What began three and half years ago as an art project is now a NEWGEN supported, LVMH Prize finalist with a turnover exceeding £8m. Critics and an ever growing tribe of fans alike are increasingly drawn to Ross’s multidisciplinary, narrative-filled vision as A-COLD-WALL* has evolved into an established fashion house. Part of a new generation of designers challenging what fashion can be, the Northampton-raised, London-based designer has now focussed his talents on questioning the business of hype. “I’m acutely aware of just how fast the turnover of products and information is in the age of social media,” he explained. “I’m more interested in creating a time-lapse in which products and ideas can live for a longer duration.” From A-COLD-WALL* to Loewe, Moschino to Marni, many of the best spring/summer 19 shows could be read as a creative call-to-arms against the quickening pace of the fashion conveyor belt and a loss of meaning beyond product. Here, Ross has focused this feeling on one of the industry’s fastest moving machines, streetwear. “For me, there needs to be more of an emotion tie. We have to remember why we’re involved in this industry and just what we contribute to this industry. It shouldn’t be about just siphoning product back to consumers, we have to offer a narrative." The story of this 4-piece capsule collection began with the Nike Zoom Vomero +5 and Ross questioning what the future of footwear should look like and what it should say. “I’m into a future that blends technology with holistic and humanistic attributes,” he declared. “That’s where the idea of removing the UV coatings and protective films. The starting point for the shoe purchase compared to the six month and twelve month points aren’t related and that can only be achieved through wear.”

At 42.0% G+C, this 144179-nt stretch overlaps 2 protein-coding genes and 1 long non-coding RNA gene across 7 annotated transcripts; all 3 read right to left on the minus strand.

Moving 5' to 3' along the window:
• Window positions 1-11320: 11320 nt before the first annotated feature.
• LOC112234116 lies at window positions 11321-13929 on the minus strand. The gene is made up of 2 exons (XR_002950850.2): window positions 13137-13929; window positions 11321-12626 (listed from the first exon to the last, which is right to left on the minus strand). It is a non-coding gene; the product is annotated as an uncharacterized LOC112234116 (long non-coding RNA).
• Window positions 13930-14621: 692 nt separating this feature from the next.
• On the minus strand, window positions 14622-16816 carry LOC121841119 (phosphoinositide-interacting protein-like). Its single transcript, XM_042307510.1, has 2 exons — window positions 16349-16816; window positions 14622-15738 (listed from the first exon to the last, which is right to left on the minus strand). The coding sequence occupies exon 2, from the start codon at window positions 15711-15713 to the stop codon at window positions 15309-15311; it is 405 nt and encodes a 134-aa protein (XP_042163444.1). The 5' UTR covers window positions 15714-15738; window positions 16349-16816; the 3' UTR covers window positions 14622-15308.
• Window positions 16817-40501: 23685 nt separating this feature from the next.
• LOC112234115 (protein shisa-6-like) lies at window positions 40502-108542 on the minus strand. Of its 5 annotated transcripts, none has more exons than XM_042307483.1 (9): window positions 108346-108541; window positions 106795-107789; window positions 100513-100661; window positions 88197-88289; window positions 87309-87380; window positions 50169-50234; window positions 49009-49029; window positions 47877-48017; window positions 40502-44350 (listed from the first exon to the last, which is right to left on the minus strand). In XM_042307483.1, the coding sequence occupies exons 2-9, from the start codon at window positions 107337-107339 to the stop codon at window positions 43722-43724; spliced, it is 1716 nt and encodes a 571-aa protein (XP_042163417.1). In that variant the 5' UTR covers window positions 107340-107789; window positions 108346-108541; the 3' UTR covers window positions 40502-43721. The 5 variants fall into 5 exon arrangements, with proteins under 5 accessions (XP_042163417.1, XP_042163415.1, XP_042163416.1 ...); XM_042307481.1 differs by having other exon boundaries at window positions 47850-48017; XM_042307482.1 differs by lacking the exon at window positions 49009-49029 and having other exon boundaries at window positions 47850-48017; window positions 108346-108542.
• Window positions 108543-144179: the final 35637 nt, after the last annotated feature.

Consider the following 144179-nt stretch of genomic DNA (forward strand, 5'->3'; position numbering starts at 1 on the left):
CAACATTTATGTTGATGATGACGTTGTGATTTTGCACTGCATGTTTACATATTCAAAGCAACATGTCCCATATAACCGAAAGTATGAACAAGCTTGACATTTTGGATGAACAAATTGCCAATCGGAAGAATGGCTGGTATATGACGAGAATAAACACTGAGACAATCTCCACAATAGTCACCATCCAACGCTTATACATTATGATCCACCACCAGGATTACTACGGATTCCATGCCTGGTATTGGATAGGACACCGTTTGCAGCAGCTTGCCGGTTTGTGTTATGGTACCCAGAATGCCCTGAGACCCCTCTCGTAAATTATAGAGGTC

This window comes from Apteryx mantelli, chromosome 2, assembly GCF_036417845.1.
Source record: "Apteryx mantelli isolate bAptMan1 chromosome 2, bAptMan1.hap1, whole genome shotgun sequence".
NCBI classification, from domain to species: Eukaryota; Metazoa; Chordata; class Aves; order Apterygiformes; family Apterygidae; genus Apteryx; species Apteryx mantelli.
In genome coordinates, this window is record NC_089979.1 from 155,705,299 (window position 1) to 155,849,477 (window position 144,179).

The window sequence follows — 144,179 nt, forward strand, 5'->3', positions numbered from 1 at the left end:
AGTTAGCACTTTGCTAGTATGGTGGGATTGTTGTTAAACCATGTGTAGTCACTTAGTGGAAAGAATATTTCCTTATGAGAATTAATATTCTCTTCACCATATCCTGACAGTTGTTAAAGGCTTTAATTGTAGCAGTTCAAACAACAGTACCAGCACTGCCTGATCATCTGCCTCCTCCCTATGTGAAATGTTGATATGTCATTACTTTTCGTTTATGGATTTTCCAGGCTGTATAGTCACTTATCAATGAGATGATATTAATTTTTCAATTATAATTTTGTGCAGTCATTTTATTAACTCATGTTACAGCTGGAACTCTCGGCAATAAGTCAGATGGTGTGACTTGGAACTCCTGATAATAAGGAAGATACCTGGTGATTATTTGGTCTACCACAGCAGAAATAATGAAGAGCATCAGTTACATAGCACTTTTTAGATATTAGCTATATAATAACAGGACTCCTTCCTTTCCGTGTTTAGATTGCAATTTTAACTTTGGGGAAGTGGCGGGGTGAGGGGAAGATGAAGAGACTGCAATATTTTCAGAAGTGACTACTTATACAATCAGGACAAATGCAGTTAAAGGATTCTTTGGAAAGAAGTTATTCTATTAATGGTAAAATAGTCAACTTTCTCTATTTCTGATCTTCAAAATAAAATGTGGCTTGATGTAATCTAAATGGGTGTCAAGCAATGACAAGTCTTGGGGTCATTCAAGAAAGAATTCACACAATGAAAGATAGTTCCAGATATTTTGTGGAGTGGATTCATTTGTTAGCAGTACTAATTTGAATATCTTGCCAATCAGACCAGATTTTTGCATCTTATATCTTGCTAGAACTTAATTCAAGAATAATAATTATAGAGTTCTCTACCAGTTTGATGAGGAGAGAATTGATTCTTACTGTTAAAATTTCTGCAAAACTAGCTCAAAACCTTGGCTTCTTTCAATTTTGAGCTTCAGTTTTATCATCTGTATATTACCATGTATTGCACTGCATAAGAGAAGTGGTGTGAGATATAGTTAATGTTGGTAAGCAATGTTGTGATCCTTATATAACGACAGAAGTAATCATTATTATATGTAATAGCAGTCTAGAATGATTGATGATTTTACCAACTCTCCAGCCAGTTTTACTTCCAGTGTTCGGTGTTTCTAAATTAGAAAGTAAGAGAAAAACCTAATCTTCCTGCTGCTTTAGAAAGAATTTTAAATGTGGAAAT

As we talked, Ross removed the pair he was wearing to demonstrate just how ten days of wear had seen the largely white sneaker begin to morph into hues of beige, tin, and slate. After six months, it would be almost unrecognizable as the beige would be amber and the natural hues would appear industrial. No matter how good your sneaker cleaning game is, this shoe has a life of its own. “I want to speak to a demographic who can at least grapple with the idea of having an emotional attachment to garments and footwear again,” he added. “We should be interested in the life cycle of our products too — opening up discussions around sustainability — it’s not about buying and switching product over, it’s living with them.” The release encapsulates an idea of stepping back to move forward. “I develop around 900 products a year now and it’s important to keep questioning what it is I want each of them to say. Not every product allows the space to do so but when there’s an opportunity to produce something that’s more holistic, I will do it because that for me is the future. Throughout life and culture, people are yearning for emotional ties.”